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posted on Feb, 25 2012 @ 01:47 PM
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reply to post by hooverman
 


Zorgon's idea looks to be better here. The diffracted pattern is unequal top to bottom from side to side, which is wider, except there is the problem of no movement. On second thoughts, a geostationary satellite over the equator might fit the bill.
edit on 25-2-2012 by smurfy because: Text.




posted on Feb, 25 2012 @ 01:59 PM
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Originally posted by ILikeStars

Originally posted by chrismicha77
Looks like you've captured the planet Venus my friend.


Venus is a lot closer to the sun than Earth is, so what was Venus doing in the nightime sky more than 5 hours after sunset?

Why isn't Venus where it belongs?


How can you say it's not Venus? Venus can be seen along with Jupiter and the Moon after the Sun sets. He says he used his phone along with a cheap telescope. Given that Venus gives off a light show with the right atmospheric conditions, I still stick with Venus but it may be Jupiter as well.


WEEKEND SKY SHOW: When the sun goes down tonight, step outside and look west. Jupiter, Venus and the crescent Moon are converging for a beautiful three-way encounter in the sunset sky.


www.spaceweather.com...



posted on Feb, 25 2012 @ 02:08 PM
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I know Venus though and watch it all the time in the night sky. This looked too close to be the planet Venus. It looked closer then the moon. It was also much to small and faint to be confused with Venus.
edit on 25-2-2012 by libertytoall because: (no reason given)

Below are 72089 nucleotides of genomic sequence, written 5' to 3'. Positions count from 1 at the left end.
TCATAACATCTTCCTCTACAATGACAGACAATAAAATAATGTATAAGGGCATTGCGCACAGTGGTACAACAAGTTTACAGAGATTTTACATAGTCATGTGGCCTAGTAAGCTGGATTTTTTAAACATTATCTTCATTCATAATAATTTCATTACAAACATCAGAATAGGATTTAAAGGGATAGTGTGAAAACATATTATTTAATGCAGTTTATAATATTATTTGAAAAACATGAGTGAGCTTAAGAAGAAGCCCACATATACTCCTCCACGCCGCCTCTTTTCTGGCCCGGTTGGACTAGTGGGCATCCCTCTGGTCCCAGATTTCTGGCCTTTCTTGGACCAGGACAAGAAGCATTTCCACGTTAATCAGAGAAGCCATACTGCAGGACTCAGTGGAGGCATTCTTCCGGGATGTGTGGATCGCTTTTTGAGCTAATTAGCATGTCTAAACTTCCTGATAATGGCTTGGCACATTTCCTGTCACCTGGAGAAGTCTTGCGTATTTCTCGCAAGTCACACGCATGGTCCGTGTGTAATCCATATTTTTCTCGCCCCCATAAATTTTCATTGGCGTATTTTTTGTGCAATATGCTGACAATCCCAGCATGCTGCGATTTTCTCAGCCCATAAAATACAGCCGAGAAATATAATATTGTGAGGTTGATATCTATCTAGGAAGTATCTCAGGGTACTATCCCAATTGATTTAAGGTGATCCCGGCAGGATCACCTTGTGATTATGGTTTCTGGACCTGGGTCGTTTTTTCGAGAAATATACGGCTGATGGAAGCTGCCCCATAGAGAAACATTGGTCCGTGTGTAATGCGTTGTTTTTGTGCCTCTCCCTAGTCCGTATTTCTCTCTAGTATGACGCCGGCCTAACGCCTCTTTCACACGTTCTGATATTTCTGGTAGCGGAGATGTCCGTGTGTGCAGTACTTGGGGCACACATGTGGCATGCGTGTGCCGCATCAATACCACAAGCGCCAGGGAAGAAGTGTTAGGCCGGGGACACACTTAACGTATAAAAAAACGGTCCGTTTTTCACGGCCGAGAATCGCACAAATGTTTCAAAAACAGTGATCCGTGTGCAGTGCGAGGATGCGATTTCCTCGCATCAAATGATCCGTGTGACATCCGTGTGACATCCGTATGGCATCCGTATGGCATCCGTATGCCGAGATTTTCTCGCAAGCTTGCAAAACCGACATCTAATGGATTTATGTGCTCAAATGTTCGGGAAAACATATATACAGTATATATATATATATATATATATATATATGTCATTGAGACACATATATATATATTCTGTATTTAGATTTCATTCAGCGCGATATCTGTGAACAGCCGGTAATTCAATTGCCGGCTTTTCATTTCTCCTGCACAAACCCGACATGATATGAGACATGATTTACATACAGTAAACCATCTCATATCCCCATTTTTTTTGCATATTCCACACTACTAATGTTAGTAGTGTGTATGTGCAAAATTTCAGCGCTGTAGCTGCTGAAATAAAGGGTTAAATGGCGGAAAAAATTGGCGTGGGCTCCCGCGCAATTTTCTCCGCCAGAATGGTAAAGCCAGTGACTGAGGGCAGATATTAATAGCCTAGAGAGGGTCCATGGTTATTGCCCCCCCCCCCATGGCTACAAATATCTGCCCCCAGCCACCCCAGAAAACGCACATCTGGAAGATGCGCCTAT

posted on Feb, 25 2012 @ 07:49 PM
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Originally posted by chrismicha77
How can you say it's not Venus? Venus can be seen along with Jupiter and the Moon after the Sun sets.


Yes, after the sun sets.


Originally posted by libertytoall
Picture taken in Stamford, CT approx. 11/18/2011 after 11pm


But five or six hours after the sun sets?

Venus is 67,230,000 miles away from the Sun.

Earth is 92,955,888 miles away from the sun.

Venus is 25,725,888 miles closer to the sun than Earth.

When it is night time, and the sun has set many hours ago Venus is still a lot closer to the sun than Earth is. So when the Sun is midday on the opposite side of the planet Venus is still closer to the sun than Earth is.

I may be wrong, but I don't think so. Sure the "Evening Star" (Venus) can be seen after sunset, but soon after that it too sets in the horizon. One may be able to see it for a few hours, but with the sun setting a little after 5pm in CT I don't think one would be able to see Venus 6 hours later after 11pm.




edit on 25-2-2012 by ILikeStars because: I think I changed something.



posted on Feb, 25 2012 @ 08:39 PM
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Using Stellarium, Venus wasn't there, but the moon just rose up

Stamford, CT
2011 November 18 11:00PM (UTC-5 Eastern)



Venus rise up and begun to be visible at app. 7:00 at the ESE horizon, shortly after the sun rise.
edit on 25-2-2012 by elevenaugust because: (no reason given)



posted on Feb, 25 2012 @ 09:23 PM
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reply to post by elevenaugust
 


Thanks for taking the time to clarify that.



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